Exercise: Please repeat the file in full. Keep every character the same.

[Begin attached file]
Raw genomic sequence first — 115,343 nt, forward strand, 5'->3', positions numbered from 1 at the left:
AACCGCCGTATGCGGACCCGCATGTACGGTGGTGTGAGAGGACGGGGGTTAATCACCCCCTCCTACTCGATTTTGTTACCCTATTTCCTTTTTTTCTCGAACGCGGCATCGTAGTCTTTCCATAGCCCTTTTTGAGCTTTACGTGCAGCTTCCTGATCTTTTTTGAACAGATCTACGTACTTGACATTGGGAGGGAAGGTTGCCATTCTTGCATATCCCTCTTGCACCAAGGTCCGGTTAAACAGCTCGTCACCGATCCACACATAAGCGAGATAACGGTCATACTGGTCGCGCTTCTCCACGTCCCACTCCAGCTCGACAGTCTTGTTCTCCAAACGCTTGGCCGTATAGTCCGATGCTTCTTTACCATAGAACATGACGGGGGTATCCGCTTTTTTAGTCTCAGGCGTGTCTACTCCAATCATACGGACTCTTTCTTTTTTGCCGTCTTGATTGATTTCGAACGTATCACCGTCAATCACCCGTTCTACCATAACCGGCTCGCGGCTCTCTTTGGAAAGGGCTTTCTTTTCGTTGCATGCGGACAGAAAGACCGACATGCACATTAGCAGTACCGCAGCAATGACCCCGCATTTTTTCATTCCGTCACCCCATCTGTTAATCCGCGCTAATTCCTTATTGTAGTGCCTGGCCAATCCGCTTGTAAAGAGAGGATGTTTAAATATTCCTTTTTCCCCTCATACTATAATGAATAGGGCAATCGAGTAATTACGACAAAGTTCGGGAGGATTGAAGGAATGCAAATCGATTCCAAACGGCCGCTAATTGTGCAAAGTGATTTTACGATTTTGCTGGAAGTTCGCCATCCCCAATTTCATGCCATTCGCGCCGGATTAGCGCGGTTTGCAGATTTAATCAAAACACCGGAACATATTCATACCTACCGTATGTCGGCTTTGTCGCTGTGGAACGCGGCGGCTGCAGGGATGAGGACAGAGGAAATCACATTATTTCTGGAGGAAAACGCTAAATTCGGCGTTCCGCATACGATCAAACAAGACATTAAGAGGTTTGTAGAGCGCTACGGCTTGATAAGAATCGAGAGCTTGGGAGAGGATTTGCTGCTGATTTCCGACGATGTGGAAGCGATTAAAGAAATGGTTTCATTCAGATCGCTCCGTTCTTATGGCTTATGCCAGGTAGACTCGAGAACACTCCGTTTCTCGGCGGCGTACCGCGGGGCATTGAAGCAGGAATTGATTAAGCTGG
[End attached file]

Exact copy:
Raw genomic sequence first — 115,343 nt, forward strand, 5'->3', positions numbered from 1 at the left:
AACCGCCGTATGCGGACCCGCATGTACGGTGGTGTGAGAGGACGGGGGTTAATCACCCCCTCCTACTCGATTTTGTTACCCTATTTCCTTTTTTTCTCGAACGCGGCATCGTAGTCTTTCCATAGCCCTTTTTGAGCTTTACGTGCAGCTTCCTGATCTTTTTTGAACAGATCTACGTACTTGACATTGGGAGGGAAGGTTGCCATTCTTGCATATCCCTCTTGCACCAAGGTCCGGTTAAACAGCTCGTCACCGATCCACACATAAGCGAGATAACGGTCATACTGGTCGCGCTTCTCCACGTCCCACTCCAGCTCGACAGTCTTGTTCTCCAAACGCTTGGCCGTATAGTCCGATGCTTCTTTACCATAGAACATGACGGGGGTATCCGCTTTTTTAGTCTCAGGCGTGTCTACTCCAATCATACGGACTCTTTCTTTTTTGCCGTCTTGATTGATTTCGAACGTATCACCGTCAATCACCCGTTCTACCATAACCGGCTCGCGGCTCTCTTTGGAAAGGGCTTTCTTTTCGTTGCATGCGGACAGAAAGACCGACATGCACATTAGCAGTACCGCAGCAATGACCCCGCATTTTTTCATTCCGTCACCCCATCTGTTAATCCGCGCTAATTCCTTATTGTAGTGCCTGGCCAATCCGCTTGTAAAGAGAGGATGTTTAAATATTCCTTTTTCCCCTCATACTATAATGAATAGGGCAATCGAGTAATTACGACAAAGTTCGGGAGGATTGAAGGAATGCAAATCGATTCCAAACGGCCGCTAATTGTGCAAAGTGATTTTACGATTTTGCTGGAAGTTCGCCATCCCCAATTTCATGCCATTCGCGCCGGATTAGCGCGGTTTGCAGATTTAATCAAAACACCGGAACATATTCATACCTACCGTATGTCGGCTTTGTCGCTGTGGAACGCGGCGGCTGCAGGGATGAGGACAGAGGAAATCACATTATTTCTGGAGGAAAACGCTAAATTCGGCGTTCCGCATACGATCAAACAAGACATTAAGAGGTTTGTAGAGCGCTACGGCTTGATAAGAATCGAGAGCTTGGGAGAGGATTTGCTGCTGATTTCCGACGATGTGGAAGCGATTAAAGAAATGGTTTCATTCAGATCGCTCCGTTCTTATGGCTTATGCCAGGTAGACTCGAGAACACTCCGTTTCTCGGCGGCGTACCGCGGGGCATTGAAGCAGGAATTGATTAAGCTGG